Coloma Library News Thanksgiving Hours The Library’s Thanksgiving hours will be: Thursday, November 22, Closed; Friday, November 23, 10 a.m. – 2 p.m. and Saturday, November 24, 10 a.m. – 2 p.m. Regular hours will resume Monday, November 26. Have a wonderful Thanksgiving! Book Club The Coloma Library Book Club is meeting on Thursday, November 29 at 5:30 p.m. The title to read before the discussion is “The Sound of Gravel” by Ruth Wariner. Generally, depending on demand there are titles available for check-out at the front desk. The book club regularly meets every other Thursday and is always looking for new members. Read with Spirit Spirit, a certified therapy dog will be at the library on Tuesday evenings from 6:30 to 7:30 p.m. Children may sign up for a 15-minute slot by stopping in at the front desk or calling the library at 468-3431. Reading to Therapy Dogs is a fun way for children to build reading confidence and fluency. Call 468-3431 with questions on any Coloma Library activity.

Watervliet Library News Teen Table Projects – November Stone Loom Weaving; Make it and take it!

Children’s Programs thru April Story Hours Wednesday 10:30 – 11:30 a.m. & Thursday 1:30 – 2:30 p.m.: Picture books, crafts and fun designed to inspire the love of reading for ages 3 – 5!

Pinteresting Nov. 26, 6:30 – 8 p.m. Arts & crafts for grown-ups: Held the last Monday of the month, sign-up required. Nov. – Holiday paper crafts.

Yoga classes will resume Nov. 28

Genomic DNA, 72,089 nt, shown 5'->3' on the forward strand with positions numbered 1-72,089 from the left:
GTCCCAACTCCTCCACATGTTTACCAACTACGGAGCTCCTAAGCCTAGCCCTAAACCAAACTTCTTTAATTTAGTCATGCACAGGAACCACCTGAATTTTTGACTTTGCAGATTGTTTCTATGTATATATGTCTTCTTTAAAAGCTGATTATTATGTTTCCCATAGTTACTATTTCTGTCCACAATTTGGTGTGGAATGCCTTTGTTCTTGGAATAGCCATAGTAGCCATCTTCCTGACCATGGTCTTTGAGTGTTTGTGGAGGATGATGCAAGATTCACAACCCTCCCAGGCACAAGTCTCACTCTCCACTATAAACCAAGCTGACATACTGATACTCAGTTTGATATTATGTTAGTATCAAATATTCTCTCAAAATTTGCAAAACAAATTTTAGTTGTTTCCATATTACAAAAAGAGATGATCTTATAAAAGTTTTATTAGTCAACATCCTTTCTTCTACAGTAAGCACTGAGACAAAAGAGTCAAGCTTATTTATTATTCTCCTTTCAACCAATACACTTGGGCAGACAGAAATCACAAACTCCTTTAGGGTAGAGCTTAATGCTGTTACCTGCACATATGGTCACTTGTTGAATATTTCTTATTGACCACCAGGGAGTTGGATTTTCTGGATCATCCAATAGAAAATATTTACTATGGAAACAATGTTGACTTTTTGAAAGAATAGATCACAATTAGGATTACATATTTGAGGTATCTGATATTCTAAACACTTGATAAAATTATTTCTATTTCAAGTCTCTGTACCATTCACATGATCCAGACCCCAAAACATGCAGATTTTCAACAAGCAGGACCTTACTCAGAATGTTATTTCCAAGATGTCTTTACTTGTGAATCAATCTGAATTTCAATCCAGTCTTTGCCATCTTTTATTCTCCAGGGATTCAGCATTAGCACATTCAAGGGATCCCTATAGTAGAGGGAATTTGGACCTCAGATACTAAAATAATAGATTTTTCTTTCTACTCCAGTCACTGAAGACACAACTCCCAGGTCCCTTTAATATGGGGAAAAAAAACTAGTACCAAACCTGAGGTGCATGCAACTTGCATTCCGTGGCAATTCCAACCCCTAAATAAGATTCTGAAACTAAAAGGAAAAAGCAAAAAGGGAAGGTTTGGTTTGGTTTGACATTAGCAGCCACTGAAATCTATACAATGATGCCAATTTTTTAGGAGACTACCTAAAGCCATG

Library Garden Park Purchase a Legacy Walk brick and celebrate a memory! Bricks are $75; 13 characters, 2 lines. Pick up a form at the library.

Book a Social Work Intern Thanks to an LSTA grant through the Niles Library, Watervliet District Library will have a shared intern for help with on-line applications, unemployment or housing. Please call the library to book an appointment for help. Call 463-6382 with questions on any Watervliet Library activity.


100 years ago – 1918 Coloma Township still lacks in her quota of the War Work Fund. You may make your subscription at the State Bank of Coloma, do not delay. The driving rain was responsible for an accident involving Charles Vogt and Louis Koob. The automobile crashed on Paw Paw Street in front of the Central Bakery. Both men sustained cuts and bruises. “The Unbeliever,” a photoplay, will be shown at the Coloma theatre. Class pride, race prejudice and disbelief in God are components of this widely discussed play. Ad on Nov. 22, 1918: Berrien County Fruit Ass’n – Coloma; W.F. Enders, Mgr. “We have placed in stock a good supply of hay, oats, bran, middlings and dairy, hog and poultry feed. Ph. 69 60 years ago – 1958 A gift of $1,000 was given to the First Congregational Church in memory of John H. Bunker. This gift was the final payment on the debt of the educational wing and fellowship house. His widow, Mrs. Effie Bunker burned the note. Some of our local folks rejoicing with a traditional Thanksgiving Day: Mr. & Mrs. James Jollay, Mr. & Mrs. S.L. McDaniels, The Friday Family, Mr. & Mrs. Roger Carter and Mr. & Mrs. William Beverly. Salem Lutheran Church – Pastor R.E. Schaller. Divine Worship, 10:30 a.m. 30 years ago – 1988 Thirty lovely ladies will be vying for the title of Miss Coloma 1989 during the annual contest held in the high school auditorium. A Queen’s Fashion Show features fashions from Piwacki, J.I. Forrester and Honeybee. Following a ten-year absence, Vi Shafer School of the Dance will once again present a traditional holiday program, “Christmas Magic.” One hundred twenty-five young people are involved. The performance will take place in the Watervliet High School auditorium. Also, the Vi Shafer Dancers will travel to Europe this summer. Some dancers include: Tara Banick, Cindy Schink, Melissa Gaipa, Jan Willmeng and Denise Bohn.

Submitted by volunteer Sandi Musick Munchow at Coloma Public Library from the Coloma Courier newspapers donated by the Tri-City Record. Hours: Mon & Fri, 10:00 a.m.-5:30 p.m.; Tue, Wed & Thu, 10:00 a.m.-8:00 p.m.; Sat, 10:00 a.m.-2:00 p.m. Phone: 269-468-3431